The COVID-19 shutdowns have been tough not just on workers, but also business owners. For those that have made it through without suffering any devastating consequences, there's never been a more affordable time to travel.
Despite the pandemic lock ups, there have always been ways to work the system to figure out ways to explore awesome destinations while spending tiny amounts of money.
Most business travelers know the benefits of credit cards with point rewards of any variety. It's an easy way to rack up airline miles so you can travel for very little money or free whenever you have PTO.
But you can apply these rewards to home spending as well. In our case, we picked up a Southwest Airlines credit card that offered not just miles for spending, but tens of thousands of bonus miles for meeting a $4000 benchmark in spending over 90 days. Easy. Additionally, they offered a companion pass, meaning that only 1 out of 2 people flying had to book a ticket against their point total. In our case, my girlfriend and me booked a trip to the big island of Hawaii and then hopped over to Oahu and flew back to Denver for absolutely nothing with plenty of points left over. We spent about 22,000 points out of our 50,000 point budget on airfare for the entire trip.
Since airfare is one of the biggest expenses on a trip, we had plenty of cash left over to do all sorts of other things like snorkeling and helicopter tours.
Rental cars tend to be pretty brutal on point rewards, so we decided to pay cash for the car. Online Travel Agents, or "OTAs" typically have special rates below what retailers usually offer. Even though OTAs typically take an enormous cut of the money from vendors, you can still save money by using them. The old standard Priceline netted us a price of about $260 for a week of rental car use in Hawaii. Hertz directly wanted to charge us $950 for the same car over the same time at the same airport pickup terminal by trying to book directly with them instead of using an OTA.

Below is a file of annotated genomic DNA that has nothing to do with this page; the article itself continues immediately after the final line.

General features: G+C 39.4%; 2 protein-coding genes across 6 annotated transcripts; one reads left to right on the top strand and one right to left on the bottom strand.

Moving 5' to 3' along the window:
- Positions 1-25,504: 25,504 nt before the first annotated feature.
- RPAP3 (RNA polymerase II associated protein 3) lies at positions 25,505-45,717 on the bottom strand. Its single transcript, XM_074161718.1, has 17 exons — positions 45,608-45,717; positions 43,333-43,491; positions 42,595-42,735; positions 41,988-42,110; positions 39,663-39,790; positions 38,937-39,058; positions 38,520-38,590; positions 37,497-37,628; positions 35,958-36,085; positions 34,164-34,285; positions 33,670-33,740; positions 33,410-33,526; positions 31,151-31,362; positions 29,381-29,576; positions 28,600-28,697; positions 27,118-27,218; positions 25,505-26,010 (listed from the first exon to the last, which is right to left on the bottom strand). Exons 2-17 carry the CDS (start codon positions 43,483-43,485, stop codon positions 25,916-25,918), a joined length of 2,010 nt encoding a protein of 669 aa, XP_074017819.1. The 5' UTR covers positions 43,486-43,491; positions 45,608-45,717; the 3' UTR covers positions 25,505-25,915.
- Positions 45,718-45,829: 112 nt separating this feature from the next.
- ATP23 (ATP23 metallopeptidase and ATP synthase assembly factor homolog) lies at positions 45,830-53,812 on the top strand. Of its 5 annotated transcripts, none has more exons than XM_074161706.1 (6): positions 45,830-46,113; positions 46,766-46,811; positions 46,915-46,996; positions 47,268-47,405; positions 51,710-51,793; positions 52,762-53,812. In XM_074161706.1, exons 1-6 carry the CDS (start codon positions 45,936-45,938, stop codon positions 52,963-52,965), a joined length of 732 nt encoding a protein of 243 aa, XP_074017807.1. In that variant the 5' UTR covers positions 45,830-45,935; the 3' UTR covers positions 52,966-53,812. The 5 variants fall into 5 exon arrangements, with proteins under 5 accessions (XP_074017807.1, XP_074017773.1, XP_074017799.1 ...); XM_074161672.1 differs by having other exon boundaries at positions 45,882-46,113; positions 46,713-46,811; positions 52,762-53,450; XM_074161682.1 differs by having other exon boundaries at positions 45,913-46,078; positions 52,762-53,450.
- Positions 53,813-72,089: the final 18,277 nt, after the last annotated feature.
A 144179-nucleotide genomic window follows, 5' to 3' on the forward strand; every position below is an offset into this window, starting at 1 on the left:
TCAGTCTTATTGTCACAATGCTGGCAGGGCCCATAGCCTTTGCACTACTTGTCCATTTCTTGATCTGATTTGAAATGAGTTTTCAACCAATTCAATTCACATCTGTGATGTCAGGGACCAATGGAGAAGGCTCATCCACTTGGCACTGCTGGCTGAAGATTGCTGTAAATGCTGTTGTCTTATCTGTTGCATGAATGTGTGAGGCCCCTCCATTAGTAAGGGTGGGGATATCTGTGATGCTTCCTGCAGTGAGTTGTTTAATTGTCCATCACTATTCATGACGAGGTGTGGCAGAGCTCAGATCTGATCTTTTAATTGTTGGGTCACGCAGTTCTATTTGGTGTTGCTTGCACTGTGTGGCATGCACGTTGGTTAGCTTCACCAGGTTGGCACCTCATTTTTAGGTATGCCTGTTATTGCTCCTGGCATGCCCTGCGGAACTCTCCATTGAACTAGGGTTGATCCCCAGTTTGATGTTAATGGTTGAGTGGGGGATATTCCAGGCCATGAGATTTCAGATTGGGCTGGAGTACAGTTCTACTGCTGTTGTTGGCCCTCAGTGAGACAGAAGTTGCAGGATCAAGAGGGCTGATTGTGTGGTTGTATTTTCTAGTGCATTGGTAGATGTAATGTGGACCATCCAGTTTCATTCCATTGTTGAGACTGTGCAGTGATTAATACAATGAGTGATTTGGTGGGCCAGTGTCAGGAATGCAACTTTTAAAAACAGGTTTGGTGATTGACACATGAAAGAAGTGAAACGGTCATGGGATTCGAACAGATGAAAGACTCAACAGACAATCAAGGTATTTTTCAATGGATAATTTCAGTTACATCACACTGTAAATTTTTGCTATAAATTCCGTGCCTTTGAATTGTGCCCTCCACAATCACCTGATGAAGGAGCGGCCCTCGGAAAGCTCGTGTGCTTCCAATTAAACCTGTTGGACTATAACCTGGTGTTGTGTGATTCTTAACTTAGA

Due to the variety of options in accommodations, we decided to choose variety when it came to where we sleep at night. Options on the big island on Air BnB can be had for as low as $23 per night. We decided to move around a lot on the big island due to low pricing, local attractions, and restaurants, and picked a hotel for when we went to Oahu that was right on Waikiki Beach. Using Google Maps to find available rooms and rates for our chosen dates netted us a beach front hotel room for $74 per night.
You can use this competition to your advantage. Since many hotels understand that the viewership of Google results are so high, rate pricing can be cutthroat and you may score a great deal. But that doesn't mean you shouldn't check OTAs and direct booking sites. Your travel credit card may also have benefits with business partners that net you a preferred rate with certain vendors (think AAA).
For last-minute bookings, check out Hotel Tonight. Many hotels offer steep discounts to fill their last rooms on short notice. You are taking a gamble by not making reservations and prices in your area still may not be in your budget, but you always have that option.
If the local hotels and rentals in your area are filled or too expensive, it may be time to get a little primitive. In U.S. National Forests, it is generally free to camp almost anywhere you desire with a few restrictions. You must be at least 1/4 mile away from any established camp grounds and 200 feet away from any water sources like lakes or rivers. Take only pictures and leave only footprints. Be sure to always look up any current fire restrictions in your desired area if you plan on having a camp fire. The Forest Service website and their social media channels do a pretty good job of keeping any rules and restrictions current. There may also be restrictions on exactly where and how dispersed camping may be done, so be sure to read the signage and check the rules for that forest area. These dispersed areas are still routinely patrolled by law enforcement, and the fines for illegal fires and littering/pollution can be staggering.